master so you can get at old work:
$ git checkout -b broken-master master $ git fetch upstream $ git checkout -B master upstream/master
master branch has been reset to what the upstream repo is on, and your current work is on
2) If you need to get some commits from an old branch, but don't want everything from that branch due to a failed merge, you can
cherry-pick commits. When you
cherry-pick you tell git to selectively "copy" commits onto your current branch, one by one. If you have a branch with 3 good commits, and you want them all on a new branch off
master, you could do:
$ git checkout master $ git pull upstream master $ git checkout -b new-branch $ git cherry-pick <first-commit-sha-you-want-from-old-branch> $ git cherry-pick <second-commit-sha-you-want-from-old-branch> $ git cherry-pick <third-commit-sha-you-want-from-old-branch>
3) If you want the effect of some commits on a broken branch, but not the commits themselves, you can try creating a
diff and then
git apply it on a new branch:
$ git checkout master $ git pull upstream master $ git checkout -b bad-branch $ git diff master HEAD > bad-branch.diff
Now you can hand-edit the file
bad-branch.diff to remove any hunks you don't want (e.g., changes to files that shouldn't be there) and save it. Then you do this:
$ git checkout -b new-branch master $ git apply bad-branch.diff
You'll end-up with a new commit that consolidates all the changes you had on the other branch.
4) If you want to keep going with a current PR, but need to blow away what's there (e.g., you merged
master and wish you didn't), you can fix in one of the ways I mention above, then do this:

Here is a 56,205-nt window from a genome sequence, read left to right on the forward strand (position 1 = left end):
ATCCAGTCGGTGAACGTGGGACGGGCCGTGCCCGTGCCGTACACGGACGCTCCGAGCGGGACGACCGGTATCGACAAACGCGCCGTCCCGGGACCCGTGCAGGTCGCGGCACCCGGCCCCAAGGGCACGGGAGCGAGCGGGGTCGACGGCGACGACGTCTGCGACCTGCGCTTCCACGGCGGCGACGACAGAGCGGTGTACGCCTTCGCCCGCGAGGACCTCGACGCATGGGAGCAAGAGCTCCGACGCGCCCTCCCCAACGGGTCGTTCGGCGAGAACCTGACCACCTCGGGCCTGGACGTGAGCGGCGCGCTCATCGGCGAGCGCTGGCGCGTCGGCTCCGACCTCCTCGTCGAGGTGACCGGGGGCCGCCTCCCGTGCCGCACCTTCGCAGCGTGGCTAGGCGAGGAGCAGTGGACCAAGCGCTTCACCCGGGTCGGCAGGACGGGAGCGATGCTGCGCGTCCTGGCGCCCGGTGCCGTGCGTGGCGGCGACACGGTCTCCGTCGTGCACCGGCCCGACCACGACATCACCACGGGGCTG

$ git checkout -b bad-branch-bak bad-branch $ git checkout bad-branch ...fix bad-branch somehow... $ git push origin bad-branch -f
To summarize what I'm doing above:
git checkout -b <branch-name> [base-commit | HEAD]when you do a
-byou are saying: "Create a new branch named
branch-namebased on commit/branch
base-commit, or use HEAD (current commit), and check it out for me.
git checkout -b new-branchmakes a branch,
new-branchoff the current HEAD commit.
git checkout -b new-branch HEADmakes a branch,
new-branchoff the current HEAD commit. Identical to the above, but explicitly says HEAD
git checkout -b new-branch another-branchmakes a branch,
new-branchoff same commit that
git checkout -B new-branch another-branchmakes or resets a branch,
new-branchoff same commit that
another-branchis on. If
new-branchdidn't exist, it gets created; if
new-branchdid exist, it gets moved. Want to blow away your
masterbranch locally and make it match what's upstream?
git reset --hard HEAD && git fetch upstream && git checkout -B master upstream/master
git fetch upstreamdownloads commits, branches, etc. but does not merge what is in the upstream repo. It's like forking, but into your current fork.
git pull upstream masterdoes a fetch of what's in the upstream
masterbranch and then merges it with your current branch. Want to try doing a merge with what's in the upstream
masterwith your current bug, do a
pullinto a new temporary branch:
git checkout -b merge-attempt && git pull upstream master. Now
merge-attemptis your current branch and the upstream
master. Want to go back?
git checkout -which tells git to go to your previous branch (like doing
cd -in bash).